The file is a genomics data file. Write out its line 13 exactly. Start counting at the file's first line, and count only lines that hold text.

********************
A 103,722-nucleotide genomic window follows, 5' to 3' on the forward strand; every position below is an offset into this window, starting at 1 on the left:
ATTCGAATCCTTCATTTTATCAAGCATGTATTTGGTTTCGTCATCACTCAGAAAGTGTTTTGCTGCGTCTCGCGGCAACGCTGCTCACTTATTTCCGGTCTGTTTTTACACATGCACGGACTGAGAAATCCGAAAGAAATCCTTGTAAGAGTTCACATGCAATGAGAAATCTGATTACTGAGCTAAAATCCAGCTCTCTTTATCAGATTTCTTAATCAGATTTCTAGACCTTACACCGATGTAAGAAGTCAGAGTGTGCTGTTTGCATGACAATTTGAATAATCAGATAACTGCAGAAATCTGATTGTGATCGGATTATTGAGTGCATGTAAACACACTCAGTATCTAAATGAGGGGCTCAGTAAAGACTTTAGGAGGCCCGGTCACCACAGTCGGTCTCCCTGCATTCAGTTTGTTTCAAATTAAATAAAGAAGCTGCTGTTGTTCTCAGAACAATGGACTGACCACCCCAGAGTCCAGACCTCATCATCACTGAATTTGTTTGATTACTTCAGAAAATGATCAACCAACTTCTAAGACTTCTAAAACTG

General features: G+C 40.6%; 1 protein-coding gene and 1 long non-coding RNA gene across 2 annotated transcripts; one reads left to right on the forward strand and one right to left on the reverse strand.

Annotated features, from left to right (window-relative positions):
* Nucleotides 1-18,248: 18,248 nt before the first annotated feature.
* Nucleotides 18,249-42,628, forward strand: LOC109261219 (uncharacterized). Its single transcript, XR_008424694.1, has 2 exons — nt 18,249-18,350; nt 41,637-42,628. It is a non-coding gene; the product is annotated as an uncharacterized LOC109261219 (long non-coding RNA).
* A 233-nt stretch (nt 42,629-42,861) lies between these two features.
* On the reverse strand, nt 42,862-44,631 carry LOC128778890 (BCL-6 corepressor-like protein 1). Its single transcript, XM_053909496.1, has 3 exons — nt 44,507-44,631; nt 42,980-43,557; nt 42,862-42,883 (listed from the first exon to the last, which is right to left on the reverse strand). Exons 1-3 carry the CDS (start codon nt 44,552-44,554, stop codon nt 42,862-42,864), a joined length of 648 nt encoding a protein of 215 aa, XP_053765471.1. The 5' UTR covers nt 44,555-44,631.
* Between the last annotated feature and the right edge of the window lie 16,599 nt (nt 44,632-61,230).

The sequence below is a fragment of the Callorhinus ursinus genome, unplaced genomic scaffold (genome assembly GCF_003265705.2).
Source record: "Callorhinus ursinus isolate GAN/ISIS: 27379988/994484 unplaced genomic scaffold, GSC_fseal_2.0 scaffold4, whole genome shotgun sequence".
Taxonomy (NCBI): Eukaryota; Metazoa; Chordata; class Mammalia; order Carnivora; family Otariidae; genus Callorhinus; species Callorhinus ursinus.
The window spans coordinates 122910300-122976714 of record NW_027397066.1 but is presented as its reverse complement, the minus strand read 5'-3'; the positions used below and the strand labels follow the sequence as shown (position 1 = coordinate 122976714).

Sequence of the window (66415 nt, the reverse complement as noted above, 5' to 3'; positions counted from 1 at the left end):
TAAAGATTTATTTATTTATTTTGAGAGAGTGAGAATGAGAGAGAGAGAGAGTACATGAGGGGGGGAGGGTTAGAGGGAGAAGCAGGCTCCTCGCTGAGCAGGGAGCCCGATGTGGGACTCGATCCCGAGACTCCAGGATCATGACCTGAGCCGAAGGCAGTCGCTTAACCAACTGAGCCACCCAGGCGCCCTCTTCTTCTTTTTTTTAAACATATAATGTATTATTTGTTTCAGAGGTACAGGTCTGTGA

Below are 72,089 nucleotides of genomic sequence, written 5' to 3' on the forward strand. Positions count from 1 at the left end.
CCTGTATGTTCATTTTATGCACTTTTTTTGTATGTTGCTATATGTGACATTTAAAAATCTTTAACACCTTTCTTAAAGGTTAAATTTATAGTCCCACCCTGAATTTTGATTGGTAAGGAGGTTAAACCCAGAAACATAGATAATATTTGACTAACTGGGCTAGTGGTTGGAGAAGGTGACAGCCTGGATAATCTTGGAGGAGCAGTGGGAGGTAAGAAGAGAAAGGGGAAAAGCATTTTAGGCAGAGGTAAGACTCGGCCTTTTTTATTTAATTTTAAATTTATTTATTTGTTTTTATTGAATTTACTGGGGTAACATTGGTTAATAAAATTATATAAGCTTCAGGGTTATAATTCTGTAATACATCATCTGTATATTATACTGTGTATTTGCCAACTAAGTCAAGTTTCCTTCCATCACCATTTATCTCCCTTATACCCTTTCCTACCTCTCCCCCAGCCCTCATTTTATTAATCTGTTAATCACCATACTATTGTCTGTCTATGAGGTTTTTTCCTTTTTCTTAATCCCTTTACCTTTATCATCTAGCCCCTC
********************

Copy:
The window spans coordinates 122910300-122976714 of record NW_027397066.1 but is presented as its reverse complement, the minus strand read 5'-3'; the positions used below and the strand labels follow the sequence as shown (position 1 = coordinate 122976714).